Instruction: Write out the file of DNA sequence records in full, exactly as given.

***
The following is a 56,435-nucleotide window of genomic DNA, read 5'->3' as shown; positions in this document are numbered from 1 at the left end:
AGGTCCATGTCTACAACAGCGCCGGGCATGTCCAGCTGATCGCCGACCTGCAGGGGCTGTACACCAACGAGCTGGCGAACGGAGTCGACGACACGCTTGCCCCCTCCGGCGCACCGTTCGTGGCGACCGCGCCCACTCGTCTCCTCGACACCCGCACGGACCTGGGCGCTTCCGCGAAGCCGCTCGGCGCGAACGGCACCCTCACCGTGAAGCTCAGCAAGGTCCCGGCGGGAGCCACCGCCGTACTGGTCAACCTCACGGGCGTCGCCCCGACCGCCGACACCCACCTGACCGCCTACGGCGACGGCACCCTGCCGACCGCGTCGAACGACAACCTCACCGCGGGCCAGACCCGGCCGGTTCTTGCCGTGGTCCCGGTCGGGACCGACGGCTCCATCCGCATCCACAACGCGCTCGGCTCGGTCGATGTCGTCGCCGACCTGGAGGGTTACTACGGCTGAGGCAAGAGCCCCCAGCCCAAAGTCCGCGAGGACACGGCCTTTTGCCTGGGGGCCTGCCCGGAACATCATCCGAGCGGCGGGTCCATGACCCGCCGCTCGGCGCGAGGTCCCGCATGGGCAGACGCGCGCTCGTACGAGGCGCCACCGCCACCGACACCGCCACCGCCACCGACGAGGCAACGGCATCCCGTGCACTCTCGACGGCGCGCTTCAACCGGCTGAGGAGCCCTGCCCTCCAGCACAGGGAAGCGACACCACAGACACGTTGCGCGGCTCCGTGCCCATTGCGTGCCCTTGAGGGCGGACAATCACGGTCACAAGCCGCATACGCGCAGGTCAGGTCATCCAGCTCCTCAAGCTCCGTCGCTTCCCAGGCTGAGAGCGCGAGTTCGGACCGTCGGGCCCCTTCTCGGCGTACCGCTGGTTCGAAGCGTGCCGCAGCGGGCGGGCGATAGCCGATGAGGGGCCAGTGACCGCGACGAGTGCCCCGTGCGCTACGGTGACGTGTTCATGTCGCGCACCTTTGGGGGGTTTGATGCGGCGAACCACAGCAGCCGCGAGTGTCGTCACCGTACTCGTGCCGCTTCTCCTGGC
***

The following is a 56,435-nucleotide window of genomic DNA, read 5'->3' as shown; positions in this document are numbered from 1 at the left end:
AGGTCCATGTCTACAACAGCGCCGGGCATGTCCAGCTGATCGCCGACCTGCAGGGGCTGTACACCAACGAGCTGGCGAACGGAGTCGACGACACGCTTGCCCCCTCCGGCGCACCGTTCGTGGCGACCGCGCCCACTCGTCTCCTCGACACCCGCACGGACCTGGGCGCTTCCGCGAAGCCGCTCGGCGCGAACGGCACCCTCACCGTGAAGCTCAGCAAGGTCCCGGCGGGAGCCACCGCCGTACTGGTCAACCTCACGGGCGTCGCCCCGACCGCCGACACCCACCTGACCGCCTACGGCGACGGCACCCTGCCGACCGCGTCGAACGACAACCTCACCGCGGGCCAGACCCGGCCGGTTCTTGCCGTGGTCCCGGTCGGGACCGACGGCTCCATCCGCATCCACAACGCGCTCGGCTCGGTCGATGTCGTCGCCGACCTGGAGGGTTACTACGGCTGAGGCAAGAGCCCCCAGCCCAAAGTCCGCGAGGACACGGCCTTTTGCCTGGGGGCCTGCCCGGAACATCATCCGAGCGGCGGGTCCATGACCCGCCGCTCGGCGCGAGGTCCCGCATGGGCAGACGCGCGCTCGTACGAGGCGCCACCGCCACCGACACCGCCACCGCCACCGACGAGGCAACGGCATCCCGTGCACTCTCGACGGCGCGCTTCAACCGGCTGAGGAGCCCTGCCCTCCAGCACAGGGAAGCGACACCACAGACACGTTGCGCGGCTCCGTGCCCATTGCGTGCCCTTGAGGGCGGACAATCACGGTCACAAGCCGCATACGCGCAGGTCAGGTCATCCAGCTCCTCAAGCTCCGTCGCTTCCCAGGCTGAGAGCGCGAGTTCGGACCGTCGGGCCCCTTCTCGGCGTACCGCTGGTTCGAAGCGTGCCGCAGCGGGCGGGCGATAGCCGATGAGGGGCCAGTGACCGCGACGAGTGCCCCGTGCGCTACGGTGACGTGTTCATGTCGCGCACCTTTGGGGGGTTTGATGCGGCGAACCACAGCAGCCGCGAGTGTCGTCACCGTACTCGTGCCGCTTCTCCTGGC